You can own repositories individually, or you can share ownership of repositories with other people in an organization.
You can restrict who has access to a repository by choosing the repository's visibility. For more information, see "About repository visibility."
For user-owned repositories, you can give other people collaborator access so that they can collaborate on your project. If a repository is owned by an organization, you can give organization members access permissions to collaborate on your repository. For more information, see "Permission levels for a personal account repository" and "Repository roles for an organization."
Each person and organization can own unlimited repositories and invite an unlimited number of collaborators to all repositories.
You can use repositories to manage your work and collaborate with others.
- You can use issues to collect user feedback, report software bugs, and organize tasks you'd like to accomplish. For more information, see "About issues."
- You can use pull requests to propose changes to a repository. For more information, see "About pull requests."
- You can use project boards to organize and prioritize your issues and pull requests. For more information, see "About project boards."
To learn how to use repositories most effectively, see "Best practices for repositories."
You can restrict who has access to a repository by choosing a repository's visibility: public, internal, or private.
When you create a repository, you can choose to make the repository public or private. If you're creating the repository in an organization, you can also choose to make the repository internal.
- If your GitHub Enterprise Server instance is not in private mode or behind a firewall, public repositories are accessible to everyone on the internet. Otherwise, public repositories are available to everyone using your GitHub Enterprise Server instance, including outside collaborators.
- Private repositories are only accessible to you, people you explicitly share access with, and, for organization repositories, certain organization members.
- Internal repositories are accessible to all enterprise members. For more information, see "About internal repositories."
Organization owners always have access to every repository created in an organization. For more information, see "Repository roles for an organization."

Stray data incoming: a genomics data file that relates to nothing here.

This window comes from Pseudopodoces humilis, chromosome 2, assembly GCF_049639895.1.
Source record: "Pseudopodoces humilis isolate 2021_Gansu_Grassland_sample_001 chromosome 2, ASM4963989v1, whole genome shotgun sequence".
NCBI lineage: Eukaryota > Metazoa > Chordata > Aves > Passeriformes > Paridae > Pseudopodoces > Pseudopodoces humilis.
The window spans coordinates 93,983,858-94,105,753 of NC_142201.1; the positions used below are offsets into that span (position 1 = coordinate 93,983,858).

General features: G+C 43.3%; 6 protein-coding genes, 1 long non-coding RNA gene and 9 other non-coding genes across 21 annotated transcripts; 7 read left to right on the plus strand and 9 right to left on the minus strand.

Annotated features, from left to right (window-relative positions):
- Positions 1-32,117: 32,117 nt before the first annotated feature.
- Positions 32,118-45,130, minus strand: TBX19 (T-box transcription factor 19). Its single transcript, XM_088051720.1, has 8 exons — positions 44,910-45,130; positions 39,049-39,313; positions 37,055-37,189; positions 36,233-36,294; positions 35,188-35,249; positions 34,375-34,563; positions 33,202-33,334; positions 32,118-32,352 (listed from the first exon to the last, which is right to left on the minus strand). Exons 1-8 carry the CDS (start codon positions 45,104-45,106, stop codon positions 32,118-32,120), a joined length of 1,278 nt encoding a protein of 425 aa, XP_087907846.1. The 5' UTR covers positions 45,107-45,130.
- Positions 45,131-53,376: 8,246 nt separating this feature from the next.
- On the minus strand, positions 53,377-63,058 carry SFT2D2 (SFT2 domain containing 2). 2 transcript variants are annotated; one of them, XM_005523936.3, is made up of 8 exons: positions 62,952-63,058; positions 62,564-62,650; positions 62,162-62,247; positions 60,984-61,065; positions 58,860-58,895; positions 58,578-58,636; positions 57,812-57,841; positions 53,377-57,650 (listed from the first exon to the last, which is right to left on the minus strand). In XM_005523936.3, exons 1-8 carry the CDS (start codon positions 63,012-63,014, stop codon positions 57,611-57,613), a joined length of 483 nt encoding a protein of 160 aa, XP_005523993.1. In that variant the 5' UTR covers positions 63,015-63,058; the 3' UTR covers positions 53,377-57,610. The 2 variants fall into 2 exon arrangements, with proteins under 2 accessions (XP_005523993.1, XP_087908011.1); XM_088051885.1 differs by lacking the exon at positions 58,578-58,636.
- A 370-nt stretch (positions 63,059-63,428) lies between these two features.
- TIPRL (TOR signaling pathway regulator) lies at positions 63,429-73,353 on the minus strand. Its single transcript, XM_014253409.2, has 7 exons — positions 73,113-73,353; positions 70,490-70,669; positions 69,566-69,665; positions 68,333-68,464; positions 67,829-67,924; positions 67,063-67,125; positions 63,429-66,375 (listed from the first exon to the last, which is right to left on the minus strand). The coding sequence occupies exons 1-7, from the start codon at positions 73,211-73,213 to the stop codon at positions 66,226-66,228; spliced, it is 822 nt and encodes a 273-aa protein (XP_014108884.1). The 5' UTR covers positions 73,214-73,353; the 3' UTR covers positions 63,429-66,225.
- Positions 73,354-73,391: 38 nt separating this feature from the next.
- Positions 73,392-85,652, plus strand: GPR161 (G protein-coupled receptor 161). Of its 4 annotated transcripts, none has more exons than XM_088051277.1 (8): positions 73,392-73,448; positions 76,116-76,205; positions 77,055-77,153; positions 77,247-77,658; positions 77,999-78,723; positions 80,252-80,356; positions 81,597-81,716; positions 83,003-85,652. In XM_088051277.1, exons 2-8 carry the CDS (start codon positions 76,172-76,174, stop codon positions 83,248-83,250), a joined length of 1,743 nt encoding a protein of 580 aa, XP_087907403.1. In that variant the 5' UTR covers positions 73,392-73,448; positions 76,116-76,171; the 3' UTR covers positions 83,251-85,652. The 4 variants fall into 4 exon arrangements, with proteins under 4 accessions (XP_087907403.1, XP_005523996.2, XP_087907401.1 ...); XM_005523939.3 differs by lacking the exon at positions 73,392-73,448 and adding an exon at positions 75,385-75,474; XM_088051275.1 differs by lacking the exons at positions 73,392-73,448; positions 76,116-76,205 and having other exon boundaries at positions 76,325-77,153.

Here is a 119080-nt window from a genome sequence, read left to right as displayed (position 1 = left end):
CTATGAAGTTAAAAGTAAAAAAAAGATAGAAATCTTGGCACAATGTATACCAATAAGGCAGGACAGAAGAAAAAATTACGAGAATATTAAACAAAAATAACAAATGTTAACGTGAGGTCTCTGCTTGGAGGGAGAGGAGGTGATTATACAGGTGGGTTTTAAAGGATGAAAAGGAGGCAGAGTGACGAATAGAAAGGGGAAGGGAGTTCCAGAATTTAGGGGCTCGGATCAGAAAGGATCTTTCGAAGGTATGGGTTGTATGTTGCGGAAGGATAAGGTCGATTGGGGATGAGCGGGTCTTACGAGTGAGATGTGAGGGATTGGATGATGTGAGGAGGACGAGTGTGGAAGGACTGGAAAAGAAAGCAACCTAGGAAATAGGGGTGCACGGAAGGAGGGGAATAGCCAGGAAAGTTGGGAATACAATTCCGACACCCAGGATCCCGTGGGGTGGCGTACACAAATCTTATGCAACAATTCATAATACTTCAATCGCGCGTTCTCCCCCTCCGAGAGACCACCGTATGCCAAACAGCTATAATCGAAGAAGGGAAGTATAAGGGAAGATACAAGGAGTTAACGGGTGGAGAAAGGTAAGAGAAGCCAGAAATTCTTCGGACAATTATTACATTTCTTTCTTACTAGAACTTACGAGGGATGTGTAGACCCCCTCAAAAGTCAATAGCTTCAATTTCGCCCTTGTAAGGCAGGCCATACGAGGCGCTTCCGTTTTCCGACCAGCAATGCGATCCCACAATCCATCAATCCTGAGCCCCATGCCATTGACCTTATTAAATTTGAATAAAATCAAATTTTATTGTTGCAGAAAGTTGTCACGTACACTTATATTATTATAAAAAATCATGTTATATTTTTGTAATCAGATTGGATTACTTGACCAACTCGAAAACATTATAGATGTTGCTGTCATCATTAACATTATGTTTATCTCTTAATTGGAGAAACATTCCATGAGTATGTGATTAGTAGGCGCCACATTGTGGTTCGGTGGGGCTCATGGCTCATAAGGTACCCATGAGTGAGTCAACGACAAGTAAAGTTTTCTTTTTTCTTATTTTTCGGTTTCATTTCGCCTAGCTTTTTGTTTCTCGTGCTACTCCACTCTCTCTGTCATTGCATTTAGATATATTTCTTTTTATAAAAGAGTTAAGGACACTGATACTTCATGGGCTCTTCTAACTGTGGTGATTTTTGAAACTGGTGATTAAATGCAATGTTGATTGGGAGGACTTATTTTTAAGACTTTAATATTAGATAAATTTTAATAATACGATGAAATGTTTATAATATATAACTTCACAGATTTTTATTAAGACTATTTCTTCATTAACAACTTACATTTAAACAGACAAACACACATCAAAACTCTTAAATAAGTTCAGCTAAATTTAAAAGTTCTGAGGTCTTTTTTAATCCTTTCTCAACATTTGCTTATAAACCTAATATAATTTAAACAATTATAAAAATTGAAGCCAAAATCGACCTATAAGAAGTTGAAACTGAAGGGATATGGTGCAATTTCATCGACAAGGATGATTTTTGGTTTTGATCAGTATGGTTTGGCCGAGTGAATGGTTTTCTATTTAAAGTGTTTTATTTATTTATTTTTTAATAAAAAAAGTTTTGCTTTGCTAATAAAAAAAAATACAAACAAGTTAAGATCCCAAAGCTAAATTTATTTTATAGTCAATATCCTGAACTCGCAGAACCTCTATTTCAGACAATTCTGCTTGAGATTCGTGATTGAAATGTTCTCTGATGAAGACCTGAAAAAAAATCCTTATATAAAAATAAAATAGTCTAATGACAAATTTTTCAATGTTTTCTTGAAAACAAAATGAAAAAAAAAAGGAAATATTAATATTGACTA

People with admin permissions for a repository can change an existing repository's visibility. For more information, see "Setting repository visibility."
You can use internal repositories to practice "innersource" within your enterprise. Members of your enterprise can collaborate using open source methodologies without sharing proprietary information publicly, even with private mode disabled. For more information on innersource, see GitHub's whitepaper "An introduction to innersource."
All enterprise members have read permissions to the internal repository, but internal repositories are not visible to people who are not members of any organization, including outside collaborators on organization repositories. For more information, see "Roles in an enterprise" and "Repository roles for an organization."
Note: A user must be part of an organization to be an enterprise member and have access to internal repositories. If a user on your GitHub Enterprise Server instance is not a member of any organization, that user will not have access to internal repositories.
Members of the enterprise can fork any internal repository owned by an organization in the enterprise. The forked repository will belong to the member's personal account, and the visibility of the fork will be private. If a user is removed from all organizations owned by the enterprise, that user's forks of internal repositories are removed automatically.
Certain types of resources can be quite large, requiring excessive processing on GitHub Enterprise Server. Because of this, limits are set to ensure requests complete in a reasonable amount of time.
Most of the limits below affect both GitHub Enterprise Server and the API.
Text files over 512 KB are always displayed as plain text. Code is not syntax highlighted, and prose files are not converted to HTML (such as Markdown, AsciiDoc, etc.).
Text files over 5 MB are only available through their raw URLs, which are served through
HOSTNAME/user/repo/raw; for example,
https://HOSTNAME/user/repo/raw/octocat/Spoon-Knife/master/index.html. Click the Raw button to get the raw URL for a file.
Because diffs can become very large, we impose these limits on diffs for commits, pull requests, and compare views:
- In a pull request, no total diff may exceed 20,000 lines that you can load or 1 MB of raw diff data.
- No single file's diff may exceed 20,000 lines that you can load or 500 KB of raw diff data. Four hundred lines and 20 KB are automatically loaded for a single file.
- The maximum number of files in a single diff is limited to 300.
- The maximum number of renderable files (such as images, PDFs, and GeoJSON files) in a single diff is limited to 25.
Some portions of a limited diff may be displayed, but anything exceeding the limit is not shown.
The compare view and pull requests pages display a list of commits between the
head revisions. These lists are limited to 250 commits. If they exceed that limit, a note indicates that additional commits are present (but they're not shown).